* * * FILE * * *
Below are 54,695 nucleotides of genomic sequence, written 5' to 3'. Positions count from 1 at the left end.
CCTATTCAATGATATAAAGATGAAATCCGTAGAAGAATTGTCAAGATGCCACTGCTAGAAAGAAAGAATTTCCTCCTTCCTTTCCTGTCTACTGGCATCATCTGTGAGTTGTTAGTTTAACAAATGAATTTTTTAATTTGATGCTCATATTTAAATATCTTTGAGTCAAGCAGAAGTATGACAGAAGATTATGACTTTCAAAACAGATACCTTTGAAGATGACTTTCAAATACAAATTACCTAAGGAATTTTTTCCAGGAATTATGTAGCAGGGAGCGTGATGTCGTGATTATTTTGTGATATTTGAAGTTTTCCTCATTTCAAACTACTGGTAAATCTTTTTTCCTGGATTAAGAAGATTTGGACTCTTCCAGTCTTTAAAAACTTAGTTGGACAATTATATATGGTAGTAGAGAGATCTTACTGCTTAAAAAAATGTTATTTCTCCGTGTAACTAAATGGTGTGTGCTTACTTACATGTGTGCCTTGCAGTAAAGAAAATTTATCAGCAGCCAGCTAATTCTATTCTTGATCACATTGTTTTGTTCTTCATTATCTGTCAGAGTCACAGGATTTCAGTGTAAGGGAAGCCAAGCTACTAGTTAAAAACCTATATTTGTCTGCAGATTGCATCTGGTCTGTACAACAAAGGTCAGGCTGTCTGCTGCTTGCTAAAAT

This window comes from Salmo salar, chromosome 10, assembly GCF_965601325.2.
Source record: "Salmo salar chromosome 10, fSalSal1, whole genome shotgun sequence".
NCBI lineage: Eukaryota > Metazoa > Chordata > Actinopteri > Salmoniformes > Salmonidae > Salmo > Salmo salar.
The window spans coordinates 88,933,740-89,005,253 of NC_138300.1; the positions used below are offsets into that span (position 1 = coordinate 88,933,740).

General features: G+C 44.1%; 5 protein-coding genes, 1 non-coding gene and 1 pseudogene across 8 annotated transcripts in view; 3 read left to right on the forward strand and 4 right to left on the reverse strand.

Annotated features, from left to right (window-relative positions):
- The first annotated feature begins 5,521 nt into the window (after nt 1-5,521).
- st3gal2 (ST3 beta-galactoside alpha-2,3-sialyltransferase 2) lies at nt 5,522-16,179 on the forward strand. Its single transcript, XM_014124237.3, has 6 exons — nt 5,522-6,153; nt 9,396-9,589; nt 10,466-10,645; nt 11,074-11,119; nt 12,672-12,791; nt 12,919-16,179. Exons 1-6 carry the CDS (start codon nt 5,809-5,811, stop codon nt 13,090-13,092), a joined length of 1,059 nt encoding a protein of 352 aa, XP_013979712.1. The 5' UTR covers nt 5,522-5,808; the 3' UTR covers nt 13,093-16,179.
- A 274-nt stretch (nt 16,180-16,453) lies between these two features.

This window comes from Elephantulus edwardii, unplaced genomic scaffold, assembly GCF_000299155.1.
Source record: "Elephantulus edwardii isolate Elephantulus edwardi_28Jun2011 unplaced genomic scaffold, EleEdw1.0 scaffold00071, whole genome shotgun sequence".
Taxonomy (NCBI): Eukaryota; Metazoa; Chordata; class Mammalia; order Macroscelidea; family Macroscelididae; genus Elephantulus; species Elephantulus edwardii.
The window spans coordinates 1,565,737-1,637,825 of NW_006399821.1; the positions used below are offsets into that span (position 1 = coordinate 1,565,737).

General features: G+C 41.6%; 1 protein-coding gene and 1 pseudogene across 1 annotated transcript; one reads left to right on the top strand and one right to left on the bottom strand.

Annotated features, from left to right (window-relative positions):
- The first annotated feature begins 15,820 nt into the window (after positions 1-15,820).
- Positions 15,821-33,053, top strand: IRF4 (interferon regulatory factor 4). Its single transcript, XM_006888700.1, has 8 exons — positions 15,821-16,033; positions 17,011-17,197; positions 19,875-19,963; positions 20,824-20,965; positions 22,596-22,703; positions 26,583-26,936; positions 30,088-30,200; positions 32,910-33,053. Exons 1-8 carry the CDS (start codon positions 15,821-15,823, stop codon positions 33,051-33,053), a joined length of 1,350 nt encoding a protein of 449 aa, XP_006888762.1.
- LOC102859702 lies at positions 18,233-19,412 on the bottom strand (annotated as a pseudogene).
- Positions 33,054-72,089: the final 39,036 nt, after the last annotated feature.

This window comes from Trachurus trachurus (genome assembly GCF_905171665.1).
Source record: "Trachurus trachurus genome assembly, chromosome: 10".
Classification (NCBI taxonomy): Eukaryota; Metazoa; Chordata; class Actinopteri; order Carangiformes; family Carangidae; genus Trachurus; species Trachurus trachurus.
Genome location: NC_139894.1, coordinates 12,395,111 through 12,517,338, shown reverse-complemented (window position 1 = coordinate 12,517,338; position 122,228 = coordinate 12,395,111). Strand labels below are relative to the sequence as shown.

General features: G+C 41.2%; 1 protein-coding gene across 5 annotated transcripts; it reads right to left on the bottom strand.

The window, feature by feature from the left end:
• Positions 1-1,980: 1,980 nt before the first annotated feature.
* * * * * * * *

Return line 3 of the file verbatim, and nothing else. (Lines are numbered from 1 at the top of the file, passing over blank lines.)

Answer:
This window comes from Salmo salar, chromosome 10, assembly GCF_965601325.2.